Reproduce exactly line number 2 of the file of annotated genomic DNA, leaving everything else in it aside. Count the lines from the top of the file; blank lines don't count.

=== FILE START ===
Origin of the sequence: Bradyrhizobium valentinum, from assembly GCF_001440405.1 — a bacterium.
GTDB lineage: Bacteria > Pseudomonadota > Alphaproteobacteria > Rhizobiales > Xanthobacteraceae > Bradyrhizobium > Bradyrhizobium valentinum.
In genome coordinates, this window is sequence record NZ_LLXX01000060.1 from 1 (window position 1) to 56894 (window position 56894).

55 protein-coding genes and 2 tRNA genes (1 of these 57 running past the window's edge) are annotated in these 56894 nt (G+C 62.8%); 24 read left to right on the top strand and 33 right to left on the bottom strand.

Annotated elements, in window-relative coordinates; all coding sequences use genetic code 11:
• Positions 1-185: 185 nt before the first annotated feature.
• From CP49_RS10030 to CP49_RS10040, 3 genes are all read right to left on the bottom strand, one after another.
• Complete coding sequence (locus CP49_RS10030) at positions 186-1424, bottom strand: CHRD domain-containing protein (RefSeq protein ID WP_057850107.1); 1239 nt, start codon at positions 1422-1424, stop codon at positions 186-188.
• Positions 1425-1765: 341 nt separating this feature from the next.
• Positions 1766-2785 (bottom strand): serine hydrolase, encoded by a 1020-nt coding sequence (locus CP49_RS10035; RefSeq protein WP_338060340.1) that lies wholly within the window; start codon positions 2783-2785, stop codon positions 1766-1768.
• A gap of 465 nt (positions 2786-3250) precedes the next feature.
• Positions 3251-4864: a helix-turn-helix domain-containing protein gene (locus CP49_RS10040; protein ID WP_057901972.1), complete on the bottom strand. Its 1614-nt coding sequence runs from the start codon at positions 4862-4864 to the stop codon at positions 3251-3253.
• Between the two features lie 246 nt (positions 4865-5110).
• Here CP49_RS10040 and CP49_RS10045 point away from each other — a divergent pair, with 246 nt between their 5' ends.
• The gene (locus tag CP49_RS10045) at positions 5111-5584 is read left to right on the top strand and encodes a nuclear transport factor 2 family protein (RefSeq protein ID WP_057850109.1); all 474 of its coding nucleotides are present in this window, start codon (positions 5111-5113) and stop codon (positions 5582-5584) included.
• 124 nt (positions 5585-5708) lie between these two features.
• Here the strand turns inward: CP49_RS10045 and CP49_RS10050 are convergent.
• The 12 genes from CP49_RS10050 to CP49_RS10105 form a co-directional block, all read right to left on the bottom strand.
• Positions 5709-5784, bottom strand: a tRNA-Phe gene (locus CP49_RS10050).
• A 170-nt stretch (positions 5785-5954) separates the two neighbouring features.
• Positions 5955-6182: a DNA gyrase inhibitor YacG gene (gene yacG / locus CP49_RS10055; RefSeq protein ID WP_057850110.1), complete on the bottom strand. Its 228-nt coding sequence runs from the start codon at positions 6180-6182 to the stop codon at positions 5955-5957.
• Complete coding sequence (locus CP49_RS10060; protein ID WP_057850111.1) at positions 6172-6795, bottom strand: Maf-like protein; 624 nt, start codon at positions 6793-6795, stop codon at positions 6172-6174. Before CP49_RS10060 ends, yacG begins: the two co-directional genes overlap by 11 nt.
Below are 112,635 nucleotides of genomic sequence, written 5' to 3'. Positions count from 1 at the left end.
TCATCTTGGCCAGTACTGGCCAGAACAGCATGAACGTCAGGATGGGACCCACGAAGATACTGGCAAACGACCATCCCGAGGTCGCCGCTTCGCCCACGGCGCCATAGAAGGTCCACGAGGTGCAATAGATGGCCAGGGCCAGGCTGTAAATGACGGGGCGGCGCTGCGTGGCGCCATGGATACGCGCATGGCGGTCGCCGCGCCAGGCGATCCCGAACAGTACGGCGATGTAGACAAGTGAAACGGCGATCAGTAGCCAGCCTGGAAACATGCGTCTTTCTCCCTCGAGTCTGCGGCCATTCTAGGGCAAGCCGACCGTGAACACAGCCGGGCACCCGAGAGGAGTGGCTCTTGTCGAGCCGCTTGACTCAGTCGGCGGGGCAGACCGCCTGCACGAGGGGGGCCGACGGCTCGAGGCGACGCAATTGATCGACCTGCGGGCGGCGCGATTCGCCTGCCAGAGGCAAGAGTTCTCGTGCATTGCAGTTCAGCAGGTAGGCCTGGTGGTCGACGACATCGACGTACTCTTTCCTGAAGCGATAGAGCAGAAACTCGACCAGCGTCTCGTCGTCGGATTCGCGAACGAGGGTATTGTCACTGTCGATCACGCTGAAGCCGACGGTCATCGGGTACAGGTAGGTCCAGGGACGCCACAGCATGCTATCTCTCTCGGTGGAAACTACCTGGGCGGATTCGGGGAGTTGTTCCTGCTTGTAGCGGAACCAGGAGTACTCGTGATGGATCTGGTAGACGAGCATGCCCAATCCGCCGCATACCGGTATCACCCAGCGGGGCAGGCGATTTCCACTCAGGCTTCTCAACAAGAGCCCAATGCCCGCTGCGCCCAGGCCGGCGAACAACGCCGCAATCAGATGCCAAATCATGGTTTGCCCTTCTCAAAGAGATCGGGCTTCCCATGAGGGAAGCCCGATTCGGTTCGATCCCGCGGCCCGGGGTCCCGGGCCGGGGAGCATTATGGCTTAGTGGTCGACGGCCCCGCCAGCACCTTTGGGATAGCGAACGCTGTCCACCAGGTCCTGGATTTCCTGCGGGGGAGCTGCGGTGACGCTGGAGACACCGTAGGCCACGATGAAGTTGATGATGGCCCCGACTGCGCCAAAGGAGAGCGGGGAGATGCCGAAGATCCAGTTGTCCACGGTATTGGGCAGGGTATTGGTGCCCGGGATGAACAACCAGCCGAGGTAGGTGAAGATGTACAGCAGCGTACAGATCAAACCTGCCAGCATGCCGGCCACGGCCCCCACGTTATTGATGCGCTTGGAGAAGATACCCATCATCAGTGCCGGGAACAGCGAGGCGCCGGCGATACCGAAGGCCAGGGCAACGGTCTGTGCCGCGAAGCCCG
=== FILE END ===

GTDB lineage: Bacteria > Pseudomonadota > Alphaproteobacteria > Rhizobiales > Xanthobacteraceae > Bradyrhizobium > Bradyrhizobium valentinum.